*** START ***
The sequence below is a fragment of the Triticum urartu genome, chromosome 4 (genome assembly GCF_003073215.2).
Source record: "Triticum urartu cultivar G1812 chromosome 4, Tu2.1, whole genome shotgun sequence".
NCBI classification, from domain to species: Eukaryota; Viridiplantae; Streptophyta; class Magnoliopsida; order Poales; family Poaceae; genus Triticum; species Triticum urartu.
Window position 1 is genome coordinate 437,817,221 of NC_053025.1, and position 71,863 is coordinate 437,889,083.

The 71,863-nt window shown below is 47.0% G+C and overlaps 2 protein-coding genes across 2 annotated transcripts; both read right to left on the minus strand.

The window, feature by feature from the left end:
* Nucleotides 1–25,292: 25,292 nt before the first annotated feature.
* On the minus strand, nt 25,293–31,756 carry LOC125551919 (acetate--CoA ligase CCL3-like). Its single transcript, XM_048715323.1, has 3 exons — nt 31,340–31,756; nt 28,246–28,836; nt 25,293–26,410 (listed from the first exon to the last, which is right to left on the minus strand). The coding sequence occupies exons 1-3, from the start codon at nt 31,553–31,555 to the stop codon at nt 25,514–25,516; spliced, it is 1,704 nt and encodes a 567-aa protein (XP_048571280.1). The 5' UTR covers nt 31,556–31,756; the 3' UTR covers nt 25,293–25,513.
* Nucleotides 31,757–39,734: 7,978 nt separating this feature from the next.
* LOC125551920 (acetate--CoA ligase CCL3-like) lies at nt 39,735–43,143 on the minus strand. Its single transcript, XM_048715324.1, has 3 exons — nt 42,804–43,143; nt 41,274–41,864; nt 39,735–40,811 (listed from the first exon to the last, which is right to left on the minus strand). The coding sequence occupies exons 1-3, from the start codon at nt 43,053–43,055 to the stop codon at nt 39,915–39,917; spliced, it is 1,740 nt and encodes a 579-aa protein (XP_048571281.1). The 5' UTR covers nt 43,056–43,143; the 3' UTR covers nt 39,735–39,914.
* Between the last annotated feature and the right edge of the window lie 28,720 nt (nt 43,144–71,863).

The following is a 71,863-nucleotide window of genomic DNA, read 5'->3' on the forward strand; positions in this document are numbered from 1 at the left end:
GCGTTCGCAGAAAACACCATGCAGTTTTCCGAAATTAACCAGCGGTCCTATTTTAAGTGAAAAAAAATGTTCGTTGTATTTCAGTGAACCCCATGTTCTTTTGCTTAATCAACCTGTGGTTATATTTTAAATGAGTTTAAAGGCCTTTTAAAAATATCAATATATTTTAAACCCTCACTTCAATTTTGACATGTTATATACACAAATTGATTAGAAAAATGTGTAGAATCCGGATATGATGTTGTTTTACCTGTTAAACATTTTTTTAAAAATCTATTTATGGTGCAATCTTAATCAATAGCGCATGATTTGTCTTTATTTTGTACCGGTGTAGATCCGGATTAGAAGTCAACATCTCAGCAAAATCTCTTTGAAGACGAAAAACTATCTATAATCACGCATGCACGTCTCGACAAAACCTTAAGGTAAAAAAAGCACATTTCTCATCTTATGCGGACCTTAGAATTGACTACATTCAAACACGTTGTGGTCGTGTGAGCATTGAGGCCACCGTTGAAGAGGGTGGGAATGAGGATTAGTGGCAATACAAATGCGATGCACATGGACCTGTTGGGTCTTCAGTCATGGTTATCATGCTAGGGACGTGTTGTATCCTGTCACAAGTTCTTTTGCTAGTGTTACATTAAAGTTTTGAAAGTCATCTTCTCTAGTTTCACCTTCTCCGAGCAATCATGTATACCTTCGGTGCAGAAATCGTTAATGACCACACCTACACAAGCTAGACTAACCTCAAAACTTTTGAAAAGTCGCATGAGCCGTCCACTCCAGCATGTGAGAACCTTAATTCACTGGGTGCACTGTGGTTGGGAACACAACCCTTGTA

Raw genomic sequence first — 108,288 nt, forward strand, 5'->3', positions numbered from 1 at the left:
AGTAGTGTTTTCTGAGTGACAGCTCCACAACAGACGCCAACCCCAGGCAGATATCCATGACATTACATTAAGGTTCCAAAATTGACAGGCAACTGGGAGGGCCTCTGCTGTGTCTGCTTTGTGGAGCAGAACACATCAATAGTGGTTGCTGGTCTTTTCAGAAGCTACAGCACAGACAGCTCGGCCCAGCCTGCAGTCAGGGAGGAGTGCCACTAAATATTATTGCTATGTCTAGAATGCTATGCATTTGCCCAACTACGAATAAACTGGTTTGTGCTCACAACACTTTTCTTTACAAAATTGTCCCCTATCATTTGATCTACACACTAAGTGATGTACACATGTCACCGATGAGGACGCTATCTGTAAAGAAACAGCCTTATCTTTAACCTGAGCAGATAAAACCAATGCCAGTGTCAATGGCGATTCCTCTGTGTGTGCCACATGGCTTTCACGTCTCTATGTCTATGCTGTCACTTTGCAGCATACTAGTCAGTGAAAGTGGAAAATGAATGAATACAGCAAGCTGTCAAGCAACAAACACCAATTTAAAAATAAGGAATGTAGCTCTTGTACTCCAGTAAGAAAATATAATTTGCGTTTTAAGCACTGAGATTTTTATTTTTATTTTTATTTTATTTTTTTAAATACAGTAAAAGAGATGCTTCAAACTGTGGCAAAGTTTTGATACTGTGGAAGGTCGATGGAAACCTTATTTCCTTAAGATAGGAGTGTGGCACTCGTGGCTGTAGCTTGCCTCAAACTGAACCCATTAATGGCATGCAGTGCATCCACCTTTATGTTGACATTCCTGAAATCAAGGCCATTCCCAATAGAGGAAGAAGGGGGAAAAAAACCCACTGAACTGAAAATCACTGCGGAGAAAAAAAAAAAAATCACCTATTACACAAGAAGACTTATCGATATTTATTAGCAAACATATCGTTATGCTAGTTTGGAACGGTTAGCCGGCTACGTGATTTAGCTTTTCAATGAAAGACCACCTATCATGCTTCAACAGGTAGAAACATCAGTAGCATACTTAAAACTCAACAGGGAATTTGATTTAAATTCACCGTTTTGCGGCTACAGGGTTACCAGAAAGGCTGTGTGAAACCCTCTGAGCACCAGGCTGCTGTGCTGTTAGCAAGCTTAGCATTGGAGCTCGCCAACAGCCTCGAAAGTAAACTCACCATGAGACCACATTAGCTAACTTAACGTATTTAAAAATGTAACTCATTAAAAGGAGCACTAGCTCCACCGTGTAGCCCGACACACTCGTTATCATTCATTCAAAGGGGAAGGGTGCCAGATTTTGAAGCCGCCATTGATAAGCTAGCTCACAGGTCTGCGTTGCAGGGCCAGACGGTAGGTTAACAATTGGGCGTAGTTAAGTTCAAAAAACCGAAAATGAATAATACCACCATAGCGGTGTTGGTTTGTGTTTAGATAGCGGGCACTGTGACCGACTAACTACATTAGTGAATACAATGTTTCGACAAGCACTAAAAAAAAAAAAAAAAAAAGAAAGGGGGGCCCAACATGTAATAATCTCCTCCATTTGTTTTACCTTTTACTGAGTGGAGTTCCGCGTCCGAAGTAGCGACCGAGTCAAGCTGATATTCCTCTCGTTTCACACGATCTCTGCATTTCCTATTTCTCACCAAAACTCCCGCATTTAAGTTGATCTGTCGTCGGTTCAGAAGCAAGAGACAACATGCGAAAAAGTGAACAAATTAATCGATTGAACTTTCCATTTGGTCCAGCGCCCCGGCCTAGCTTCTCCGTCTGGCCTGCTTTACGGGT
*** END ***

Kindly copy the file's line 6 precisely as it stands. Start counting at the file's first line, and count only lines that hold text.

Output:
The window, feature by feature from the left end: